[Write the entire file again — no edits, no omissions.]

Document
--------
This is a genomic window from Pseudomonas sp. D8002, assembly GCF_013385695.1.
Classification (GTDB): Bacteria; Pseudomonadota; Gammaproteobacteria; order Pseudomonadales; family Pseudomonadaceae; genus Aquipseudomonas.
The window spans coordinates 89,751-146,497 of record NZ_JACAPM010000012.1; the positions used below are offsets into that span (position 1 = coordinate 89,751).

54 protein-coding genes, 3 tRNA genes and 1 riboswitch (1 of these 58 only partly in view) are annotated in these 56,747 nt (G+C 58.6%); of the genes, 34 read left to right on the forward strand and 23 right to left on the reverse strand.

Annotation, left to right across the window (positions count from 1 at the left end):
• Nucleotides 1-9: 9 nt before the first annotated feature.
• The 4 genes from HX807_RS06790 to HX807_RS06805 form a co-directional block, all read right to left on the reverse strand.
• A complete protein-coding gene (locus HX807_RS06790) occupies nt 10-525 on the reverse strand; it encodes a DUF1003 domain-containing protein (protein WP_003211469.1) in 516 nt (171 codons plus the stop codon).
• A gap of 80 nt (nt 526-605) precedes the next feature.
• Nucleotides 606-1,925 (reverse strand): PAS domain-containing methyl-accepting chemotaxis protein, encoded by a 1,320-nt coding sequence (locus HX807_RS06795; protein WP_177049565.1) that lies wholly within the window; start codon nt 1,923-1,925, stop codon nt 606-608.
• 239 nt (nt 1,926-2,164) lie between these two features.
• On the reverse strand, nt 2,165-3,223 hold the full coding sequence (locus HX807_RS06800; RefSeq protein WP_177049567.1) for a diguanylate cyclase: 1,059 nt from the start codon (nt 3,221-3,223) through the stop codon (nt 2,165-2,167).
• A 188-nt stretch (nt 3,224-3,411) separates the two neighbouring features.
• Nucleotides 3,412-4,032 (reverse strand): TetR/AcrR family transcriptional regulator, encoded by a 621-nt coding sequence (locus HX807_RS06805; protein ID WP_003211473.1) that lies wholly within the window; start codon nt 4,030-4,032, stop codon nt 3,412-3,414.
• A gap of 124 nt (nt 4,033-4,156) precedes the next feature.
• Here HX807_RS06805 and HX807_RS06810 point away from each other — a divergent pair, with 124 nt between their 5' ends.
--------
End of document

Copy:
This is a genomic window from Pseudomonas sp. D8002, assembly GCF_013385695.1.
Classification (GTDB): Bacteria; Pseudomonadota; Gammaproteobacteria; order Pseudomonadales; family Pseudomonadaceae; genus Aquipseudomonas.
The window spans coordinates 89,751-146,497 of record NZ_JACAPM010000012.1; the positions used below are offsets into that span (position 1 = coordinate 89,751).

54 protein-coding genes, 3 tRNA genes and 1 riboswitch (1 of these 58 only partly in view) are annotated in these 56,747 nt (G+C 58.6%); of the genes, 34 read left to right on the forward strand and 23 right to left on the reverse strand.

Annotation, left to right across the window (positions count from 1 at the left end):
• Nucleotides 1-9: 9 nt before the first annotated feature.
• The 4 genes from HX807_RS06790 to HX807_RS06805 form a co-directional block, all read right to left on the reverse strand.
• A complete protein-coding gene (locus HX807_RS06790) occupies nt 10-525 on the reverse strand; it encodes a DUF1003 domain-containing protein (protein WP_003211469.1) in 516 nt (171 codons plus the stop codon).
• A gap of 80 nt (nt 526-605) precedes the next feature.
• Nucleotides 606-1,925 (reverse strand): PAS domain-containing methyl-accepting chemotaxis protein, encoded by a 1,320-nt coding sequence (locus HX807_RS06795; protein WP_177049565.1) that lies wholly within the window; start codon nt 1,923-1,925, stop codon nt 606-608.
• 239 nt (nt 1,926-2,164) lie between these two features.
• On the reverse strand, nt 2,165-3,223 hold the full coding sequence (locus HX807_RS06800; RefSeq protein WP_177049567.1) for a diguanylate cyclase: 1,059 nt from the start codon (nt 3,221-3,223) through the stop codon (nt 2,165-2,167).
• A 188-nt stretch (nt 3,224-3,411) separates the two neighbouring features.
• Nucleotides 3,412-4,032 (reverse strand): TetR/AcrR family transcriptional regulator, encoded by a 621-nt coding sequence (locus HX807_RS06805; protein ID WP_003211473.1) that lies wholly within the window; start codon nt 4,030-4,032, stop codon nt 3,412-3,414.
• A gap of 124 nt (nt 4,033-4,156) precedes the next feature.
• Here HX807_RS06805 and HX807_RS06810 point away from each other — a divergent pair, with 124 nt between their 5' ends.